Biden Pick For Intel Chief Avril Haines Goes Before Senate Committee
Avril Haines, President-elect Joe Biden's nominee for director of national intelligence, begins her confirmation hearing Tuesday morning before a Senate Intelligence Committee seeking a different direction from President Trump's management of the country's vast intelligence network.
Unlike its House counterpart, the Senate committee is known for largely bipartisan, cooperative oversight of U.S. spy agencies. Trump's departing DNI, John Ratcliffe, is a fierce ally of the president who was twice nominated for the job before receiving Senate confirmation. As a Republican congressman from Texas, he had served on the contentious House Intelligence Committee but otherwise had scant relevant experience. Trump himself has been a vocal skeptic of the intelligence community.
Haines, 51, is a stark contrast. She is a veteran of the Obama administration but is widely described as professional and nonpartisan when it comes to analyzing intelligence.
Her journey to this moment in her career has been circuitous. Haines grew up an only child in Manhattan, caring for an ailing mother who died when Haines was 15. After high school she spent a year in Tokyo studying judo, then received an undergraduate degree in physics at the University of Chicago. In her 20s she learned to fly, and with her husband ran an independent bookstore in Baltimore. Haines earned a law degree from Georgetown when she was 31.
When Biden introduced Haines as his nominee for DNI in November, he noted her unusual background.
"Brilliant, humble. Can talk literature and theoretical physics, fixing cars, flying planes, running a bookstore-cafe, all in a single conversation, because she's done all that," Biden said.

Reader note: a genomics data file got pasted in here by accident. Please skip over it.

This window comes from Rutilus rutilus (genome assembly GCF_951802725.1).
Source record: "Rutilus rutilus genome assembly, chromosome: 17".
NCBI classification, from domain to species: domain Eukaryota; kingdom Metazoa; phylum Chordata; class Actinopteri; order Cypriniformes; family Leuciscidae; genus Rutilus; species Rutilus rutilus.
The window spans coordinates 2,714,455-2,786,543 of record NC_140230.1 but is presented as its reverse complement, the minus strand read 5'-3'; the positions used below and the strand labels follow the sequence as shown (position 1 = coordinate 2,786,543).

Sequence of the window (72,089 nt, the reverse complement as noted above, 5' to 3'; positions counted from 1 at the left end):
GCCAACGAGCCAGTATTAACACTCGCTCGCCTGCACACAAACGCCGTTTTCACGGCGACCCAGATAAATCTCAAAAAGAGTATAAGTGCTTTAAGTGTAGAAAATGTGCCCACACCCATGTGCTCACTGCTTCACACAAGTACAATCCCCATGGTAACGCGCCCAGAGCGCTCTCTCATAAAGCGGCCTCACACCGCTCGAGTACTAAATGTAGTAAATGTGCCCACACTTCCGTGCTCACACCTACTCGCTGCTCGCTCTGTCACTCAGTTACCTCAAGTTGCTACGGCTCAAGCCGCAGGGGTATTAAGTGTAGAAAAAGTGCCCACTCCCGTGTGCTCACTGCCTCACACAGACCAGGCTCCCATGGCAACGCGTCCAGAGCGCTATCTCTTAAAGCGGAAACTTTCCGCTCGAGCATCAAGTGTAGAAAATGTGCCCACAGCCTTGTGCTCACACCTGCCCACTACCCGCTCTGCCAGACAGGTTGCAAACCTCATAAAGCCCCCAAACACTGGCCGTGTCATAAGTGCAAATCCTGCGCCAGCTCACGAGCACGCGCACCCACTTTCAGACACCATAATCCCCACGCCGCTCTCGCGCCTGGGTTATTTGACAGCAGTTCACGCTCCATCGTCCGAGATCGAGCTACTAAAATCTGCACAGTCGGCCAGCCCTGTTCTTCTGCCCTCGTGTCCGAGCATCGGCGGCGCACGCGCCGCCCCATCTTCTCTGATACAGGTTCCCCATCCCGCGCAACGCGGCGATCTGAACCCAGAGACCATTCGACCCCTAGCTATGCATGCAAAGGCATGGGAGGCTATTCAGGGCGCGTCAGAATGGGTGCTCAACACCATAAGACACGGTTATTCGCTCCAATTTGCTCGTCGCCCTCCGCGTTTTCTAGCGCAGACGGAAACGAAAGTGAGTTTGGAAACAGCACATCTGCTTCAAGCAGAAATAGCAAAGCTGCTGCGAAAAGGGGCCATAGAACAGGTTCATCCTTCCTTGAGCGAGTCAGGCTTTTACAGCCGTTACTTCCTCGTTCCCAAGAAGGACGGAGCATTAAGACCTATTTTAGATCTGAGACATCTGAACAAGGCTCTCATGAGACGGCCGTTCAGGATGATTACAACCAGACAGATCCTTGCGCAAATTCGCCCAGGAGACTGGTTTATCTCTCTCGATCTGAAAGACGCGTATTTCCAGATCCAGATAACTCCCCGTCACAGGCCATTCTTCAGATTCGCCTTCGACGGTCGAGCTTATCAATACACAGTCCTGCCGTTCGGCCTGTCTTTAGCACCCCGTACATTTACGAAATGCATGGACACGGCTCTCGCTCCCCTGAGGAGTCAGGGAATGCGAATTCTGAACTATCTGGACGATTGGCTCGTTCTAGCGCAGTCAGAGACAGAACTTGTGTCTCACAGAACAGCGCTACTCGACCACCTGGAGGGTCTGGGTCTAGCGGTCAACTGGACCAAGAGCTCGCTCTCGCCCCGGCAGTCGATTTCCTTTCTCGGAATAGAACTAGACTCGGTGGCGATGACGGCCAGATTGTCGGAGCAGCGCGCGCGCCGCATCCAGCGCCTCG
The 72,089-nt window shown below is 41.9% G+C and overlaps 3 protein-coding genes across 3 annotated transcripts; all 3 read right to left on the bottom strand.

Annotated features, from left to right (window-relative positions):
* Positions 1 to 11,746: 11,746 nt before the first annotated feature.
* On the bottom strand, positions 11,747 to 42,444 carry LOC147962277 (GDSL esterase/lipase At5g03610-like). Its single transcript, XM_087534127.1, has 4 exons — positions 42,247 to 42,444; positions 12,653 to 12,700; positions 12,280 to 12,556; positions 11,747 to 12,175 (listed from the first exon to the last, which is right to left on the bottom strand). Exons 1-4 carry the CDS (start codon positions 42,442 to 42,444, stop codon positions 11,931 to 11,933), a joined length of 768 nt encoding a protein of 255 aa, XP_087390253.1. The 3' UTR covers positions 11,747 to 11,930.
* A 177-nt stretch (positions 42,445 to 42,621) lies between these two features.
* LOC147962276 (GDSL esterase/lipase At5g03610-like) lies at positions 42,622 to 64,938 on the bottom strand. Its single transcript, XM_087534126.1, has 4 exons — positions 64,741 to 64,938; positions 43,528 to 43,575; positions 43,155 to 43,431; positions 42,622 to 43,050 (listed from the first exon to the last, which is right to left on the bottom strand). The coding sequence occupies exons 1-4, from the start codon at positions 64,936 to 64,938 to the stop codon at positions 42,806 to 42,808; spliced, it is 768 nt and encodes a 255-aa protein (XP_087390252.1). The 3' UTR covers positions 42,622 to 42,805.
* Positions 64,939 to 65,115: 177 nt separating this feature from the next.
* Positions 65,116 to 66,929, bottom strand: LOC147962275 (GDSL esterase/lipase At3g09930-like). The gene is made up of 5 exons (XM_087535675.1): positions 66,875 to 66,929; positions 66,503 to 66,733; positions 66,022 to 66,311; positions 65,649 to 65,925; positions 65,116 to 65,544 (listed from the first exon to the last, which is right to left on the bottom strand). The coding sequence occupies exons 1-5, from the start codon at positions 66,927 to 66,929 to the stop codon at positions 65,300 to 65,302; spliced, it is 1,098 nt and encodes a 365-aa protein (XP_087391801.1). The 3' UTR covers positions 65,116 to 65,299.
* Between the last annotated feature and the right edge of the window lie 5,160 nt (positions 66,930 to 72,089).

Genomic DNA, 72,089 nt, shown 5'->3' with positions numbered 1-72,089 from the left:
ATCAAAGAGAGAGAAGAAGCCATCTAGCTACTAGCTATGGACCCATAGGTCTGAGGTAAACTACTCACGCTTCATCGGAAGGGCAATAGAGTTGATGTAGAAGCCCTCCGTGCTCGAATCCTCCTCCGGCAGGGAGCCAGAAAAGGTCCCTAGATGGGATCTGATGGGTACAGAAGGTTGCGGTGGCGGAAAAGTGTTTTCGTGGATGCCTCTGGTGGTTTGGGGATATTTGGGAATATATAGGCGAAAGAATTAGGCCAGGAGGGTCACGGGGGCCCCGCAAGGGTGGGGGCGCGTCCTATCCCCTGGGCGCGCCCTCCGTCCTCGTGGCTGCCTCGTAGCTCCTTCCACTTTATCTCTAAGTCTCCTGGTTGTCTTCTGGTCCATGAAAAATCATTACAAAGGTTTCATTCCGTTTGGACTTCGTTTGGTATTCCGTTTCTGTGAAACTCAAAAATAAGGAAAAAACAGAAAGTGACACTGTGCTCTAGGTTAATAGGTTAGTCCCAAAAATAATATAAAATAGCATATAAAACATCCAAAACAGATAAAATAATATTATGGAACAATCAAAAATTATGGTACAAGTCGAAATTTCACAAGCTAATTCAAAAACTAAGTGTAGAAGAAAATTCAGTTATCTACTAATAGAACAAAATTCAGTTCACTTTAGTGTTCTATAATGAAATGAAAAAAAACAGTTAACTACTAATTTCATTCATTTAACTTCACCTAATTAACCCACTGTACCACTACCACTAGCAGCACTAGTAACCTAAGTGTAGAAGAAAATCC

Her ascent in government was rapid. She began in the State Department's Office of the Legal Adviser, then moved to the Senate Foreign Relations Committee, where she came to know Biden. Haines followed Biden to the White House when he became vice president, working on the National Security Council. In 2013, despite her never having worked at the agency, Obama named Haines deputy CIA director, the first woman to hold the number 2 job.
"I think all of us probably had a bit of a question mark because [Haines] didn't have a background in the agency," said Jeanne Tisinger, a senior CIA official, told NPR when Haines was appointed.
That changed quickly.
"I became a fan within weeks," Tisinger said.
Haines does have critics, particularly over her role in Obama's aggressive use of assassination-by-drone abroad. She also was at the CIA when it was found to have hacked the computers of Senate Intelligence Committee staffers. She recommended no disciplinary action be taken.
Haines kept a low public profile during her years in government. But when nominated by Biden, she pledged to be a powerful internal voice for unbiased intelligence.
"Mr. President-elect, you know I've never shied away from speaking truth to power," she said. "I accept this nomination knowing that you would never want me to do otherwise ... even when what I have to say may be inconvenient or difficult, and I assure you, there will be those times."
NPR national security correspondent Greg Myre contributed to this report.
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